Knowing Kamasastra in the Biblical Sense: Sankara's Possession of King Amaruka


In one of the most remarkable narratives recounted in Frederick Smith's The Self Possessed, the protagonist is none other than the eighth-century philosopher Śaṅkara. His most influential hagiography is the Śaṅkaradigvijaya, written by one Mādhava, probably in the late 17th or 18th century. Here, to prepare for a debate over erotics, the renouncer occupies the body of a just-dead king, Amaruka, to learn the art of love from his wives. This suggests complex notions of the self, of the kind analysed in The Self Possessed. Ostensibly Śaṅkara's true nature is separable from his body, such that the sex that he has in the body of the revived king does not constitute a violation of his renouncer's celibacy. Yet this is an explanation treated somewhat inconsistently in the Śaṅkaradigvijaya. And, as this article points out, it is an explanation that seems to fit poorly with the claim that text also advances that Śaṅkara was merely a human incarnation of the all-knowing and all-powerful God Śiva.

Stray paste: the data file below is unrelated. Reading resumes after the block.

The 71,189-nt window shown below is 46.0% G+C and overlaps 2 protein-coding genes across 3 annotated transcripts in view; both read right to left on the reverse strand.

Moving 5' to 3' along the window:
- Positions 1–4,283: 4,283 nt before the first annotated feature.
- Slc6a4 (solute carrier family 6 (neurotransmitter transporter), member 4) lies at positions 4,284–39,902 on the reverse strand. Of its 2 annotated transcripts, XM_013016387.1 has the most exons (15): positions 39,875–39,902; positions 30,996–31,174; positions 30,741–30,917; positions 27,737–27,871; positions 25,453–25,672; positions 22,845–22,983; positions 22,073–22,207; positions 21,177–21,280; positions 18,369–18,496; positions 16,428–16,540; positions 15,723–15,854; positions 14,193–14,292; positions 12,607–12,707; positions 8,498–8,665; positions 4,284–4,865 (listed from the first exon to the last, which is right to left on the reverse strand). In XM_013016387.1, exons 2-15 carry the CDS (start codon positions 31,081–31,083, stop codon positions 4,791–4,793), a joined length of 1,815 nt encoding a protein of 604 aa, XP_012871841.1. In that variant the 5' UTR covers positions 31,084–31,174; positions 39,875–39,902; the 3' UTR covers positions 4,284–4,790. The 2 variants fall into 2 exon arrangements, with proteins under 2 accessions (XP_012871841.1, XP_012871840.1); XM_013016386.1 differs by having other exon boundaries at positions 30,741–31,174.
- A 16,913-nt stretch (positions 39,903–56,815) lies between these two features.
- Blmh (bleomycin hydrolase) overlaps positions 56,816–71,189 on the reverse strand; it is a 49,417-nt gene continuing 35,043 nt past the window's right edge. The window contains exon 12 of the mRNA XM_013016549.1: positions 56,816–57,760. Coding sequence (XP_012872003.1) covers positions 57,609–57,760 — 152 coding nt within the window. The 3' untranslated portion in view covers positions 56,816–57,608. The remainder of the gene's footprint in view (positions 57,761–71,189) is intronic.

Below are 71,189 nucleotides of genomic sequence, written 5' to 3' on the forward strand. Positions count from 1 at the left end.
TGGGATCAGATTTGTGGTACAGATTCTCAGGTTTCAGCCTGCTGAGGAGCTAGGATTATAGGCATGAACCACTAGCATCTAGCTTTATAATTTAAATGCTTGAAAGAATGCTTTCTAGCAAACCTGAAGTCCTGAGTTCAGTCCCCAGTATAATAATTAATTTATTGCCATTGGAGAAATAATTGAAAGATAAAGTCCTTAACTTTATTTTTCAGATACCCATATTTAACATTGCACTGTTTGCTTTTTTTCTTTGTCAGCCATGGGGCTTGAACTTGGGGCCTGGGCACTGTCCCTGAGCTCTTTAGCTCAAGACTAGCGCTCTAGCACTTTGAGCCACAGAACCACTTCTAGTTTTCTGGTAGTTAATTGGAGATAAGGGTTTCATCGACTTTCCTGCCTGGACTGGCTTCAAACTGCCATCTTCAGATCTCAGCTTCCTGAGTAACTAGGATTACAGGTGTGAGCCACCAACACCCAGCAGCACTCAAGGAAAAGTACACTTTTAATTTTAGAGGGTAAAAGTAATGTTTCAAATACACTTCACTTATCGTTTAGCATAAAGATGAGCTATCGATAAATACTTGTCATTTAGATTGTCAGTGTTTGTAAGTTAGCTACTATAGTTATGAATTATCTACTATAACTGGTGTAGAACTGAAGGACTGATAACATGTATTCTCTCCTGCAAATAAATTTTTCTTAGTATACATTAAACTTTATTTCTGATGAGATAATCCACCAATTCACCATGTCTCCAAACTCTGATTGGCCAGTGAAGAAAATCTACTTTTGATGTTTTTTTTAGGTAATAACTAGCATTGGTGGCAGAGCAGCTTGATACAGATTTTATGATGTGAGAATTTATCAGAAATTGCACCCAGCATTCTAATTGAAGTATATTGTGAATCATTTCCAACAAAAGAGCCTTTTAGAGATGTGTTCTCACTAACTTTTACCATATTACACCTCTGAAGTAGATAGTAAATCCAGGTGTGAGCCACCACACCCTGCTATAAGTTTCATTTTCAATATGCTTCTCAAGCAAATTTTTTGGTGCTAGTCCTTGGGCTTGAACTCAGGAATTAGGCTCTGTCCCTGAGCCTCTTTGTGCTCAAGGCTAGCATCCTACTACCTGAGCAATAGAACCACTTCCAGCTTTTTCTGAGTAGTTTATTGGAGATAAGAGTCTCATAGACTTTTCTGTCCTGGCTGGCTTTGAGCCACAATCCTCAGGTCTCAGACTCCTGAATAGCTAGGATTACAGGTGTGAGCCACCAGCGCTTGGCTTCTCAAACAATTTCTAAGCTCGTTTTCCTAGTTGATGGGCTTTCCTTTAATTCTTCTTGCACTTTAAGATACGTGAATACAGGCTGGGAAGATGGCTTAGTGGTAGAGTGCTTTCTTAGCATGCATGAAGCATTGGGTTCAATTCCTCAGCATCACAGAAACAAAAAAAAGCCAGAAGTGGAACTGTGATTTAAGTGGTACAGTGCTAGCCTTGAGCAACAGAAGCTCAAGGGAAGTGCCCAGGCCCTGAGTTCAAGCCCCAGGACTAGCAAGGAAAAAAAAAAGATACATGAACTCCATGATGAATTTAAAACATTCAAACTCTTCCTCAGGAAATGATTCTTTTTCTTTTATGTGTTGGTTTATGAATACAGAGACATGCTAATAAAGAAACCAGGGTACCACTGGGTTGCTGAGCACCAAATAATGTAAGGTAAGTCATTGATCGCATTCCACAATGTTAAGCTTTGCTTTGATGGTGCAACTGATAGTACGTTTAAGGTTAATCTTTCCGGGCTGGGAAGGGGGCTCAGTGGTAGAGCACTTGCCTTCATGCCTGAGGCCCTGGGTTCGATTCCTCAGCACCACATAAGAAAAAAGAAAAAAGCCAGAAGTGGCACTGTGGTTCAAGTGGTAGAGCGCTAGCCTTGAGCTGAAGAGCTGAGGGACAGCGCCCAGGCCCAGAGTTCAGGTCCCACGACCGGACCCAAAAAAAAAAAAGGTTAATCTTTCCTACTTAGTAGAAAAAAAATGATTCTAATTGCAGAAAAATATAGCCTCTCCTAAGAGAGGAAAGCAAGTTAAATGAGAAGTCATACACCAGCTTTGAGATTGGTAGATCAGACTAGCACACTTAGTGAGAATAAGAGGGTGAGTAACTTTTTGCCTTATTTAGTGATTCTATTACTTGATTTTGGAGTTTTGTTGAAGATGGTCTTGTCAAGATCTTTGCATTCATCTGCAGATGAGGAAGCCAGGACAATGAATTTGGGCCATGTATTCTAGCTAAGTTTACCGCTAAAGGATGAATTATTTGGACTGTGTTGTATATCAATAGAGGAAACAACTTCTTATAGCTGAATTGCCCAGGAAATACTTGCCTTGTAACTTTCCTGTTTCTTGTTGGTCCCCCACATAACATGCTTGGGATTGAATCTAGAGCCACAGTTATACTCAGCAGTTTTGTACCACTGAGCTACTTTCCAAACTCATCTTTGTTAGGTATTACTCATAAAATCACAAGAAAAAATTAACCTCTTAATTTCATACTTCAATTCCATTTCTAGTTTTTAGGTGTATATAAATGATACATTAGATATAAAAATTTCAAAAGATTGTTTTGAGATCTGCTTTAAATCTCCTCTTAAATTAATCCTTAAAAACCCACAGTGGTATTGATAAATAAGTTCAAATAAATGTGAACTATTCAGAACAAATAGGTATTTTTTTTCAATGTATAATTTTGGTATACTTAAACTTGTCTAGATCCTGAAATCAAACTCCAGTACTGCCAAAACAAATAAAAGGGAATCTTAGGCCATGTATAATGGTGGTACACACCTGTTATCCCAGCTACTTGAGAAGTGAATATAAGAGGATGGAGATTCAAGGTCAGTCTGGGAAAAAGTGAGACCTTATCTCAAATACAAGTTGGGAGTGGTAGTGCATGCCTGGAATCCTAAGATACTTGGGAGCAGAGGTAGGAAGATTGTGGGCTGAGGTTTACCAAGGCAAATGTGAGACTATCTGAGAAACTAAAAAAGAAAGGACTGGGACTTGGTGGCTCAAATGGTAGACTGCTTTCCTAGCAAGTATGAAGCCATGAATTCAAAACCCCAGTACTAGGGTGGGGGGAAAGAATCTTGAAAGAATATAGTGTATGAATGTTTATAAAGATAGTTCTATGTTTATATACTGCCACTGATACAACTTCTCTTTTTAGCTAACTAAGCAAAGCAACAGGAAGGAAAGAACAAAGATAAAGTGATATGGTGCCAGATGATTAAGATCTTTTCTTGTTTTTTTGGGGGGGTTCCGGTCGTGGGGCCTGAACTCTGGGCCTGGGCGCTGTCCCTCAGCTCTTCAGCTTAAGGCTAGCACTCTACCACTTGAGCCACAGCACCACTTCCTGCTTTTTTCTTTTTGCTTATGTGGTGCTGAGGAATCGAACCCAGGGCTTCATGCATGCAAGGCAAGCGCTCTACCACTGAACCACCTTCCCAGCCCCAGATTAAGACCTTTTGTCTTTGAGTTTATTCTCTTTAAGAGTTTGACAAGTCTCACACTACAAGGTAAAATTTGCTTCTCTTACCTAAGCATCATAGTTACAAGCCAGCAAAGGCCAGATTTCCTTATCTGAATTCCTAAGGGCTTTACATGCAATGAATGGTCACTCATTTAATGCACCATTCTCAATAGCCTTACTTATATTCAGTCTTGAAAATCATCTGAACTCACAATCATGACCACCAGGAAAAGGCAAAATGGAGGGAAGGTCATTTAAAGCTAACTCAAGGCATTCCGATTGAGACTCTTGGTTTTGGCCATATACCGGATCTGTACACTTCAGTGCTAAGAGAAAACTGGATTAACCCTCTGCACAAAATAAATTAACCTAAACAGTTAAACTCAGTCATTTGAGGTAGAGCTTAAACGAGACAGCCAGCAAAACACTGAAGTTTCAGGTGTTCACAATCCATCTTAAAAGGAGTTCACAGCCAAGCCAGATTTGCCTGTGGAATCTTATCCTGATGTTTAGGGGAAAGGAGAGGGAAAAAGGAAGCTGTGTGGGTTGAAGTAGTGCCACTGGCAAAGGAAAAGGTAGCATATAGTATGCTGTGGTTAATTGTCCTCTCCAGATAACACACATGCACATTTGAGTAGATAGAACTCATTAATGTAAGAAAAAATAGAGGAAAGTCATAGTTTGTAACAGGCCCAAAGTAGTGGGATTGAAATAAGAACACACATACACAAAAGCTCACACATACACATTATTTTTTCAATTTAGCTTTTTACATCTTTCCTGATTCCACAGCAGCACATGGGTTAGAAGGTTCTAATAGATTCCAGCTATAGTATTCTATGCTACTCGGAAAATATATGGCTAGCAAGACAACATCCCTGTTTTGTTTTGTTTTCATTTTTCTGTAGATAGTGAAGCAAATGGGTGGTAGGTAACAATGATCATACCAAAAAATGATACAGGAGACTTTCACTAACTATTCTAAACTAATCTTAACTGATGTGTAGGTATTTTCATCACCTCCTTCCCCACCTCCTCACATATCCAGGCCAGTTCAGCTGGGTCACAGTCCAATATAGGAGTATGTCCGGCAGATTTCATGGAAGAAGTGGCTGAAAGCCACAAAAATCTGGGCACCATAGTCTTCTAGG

Religious Studies

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The Journal of Hindu Studies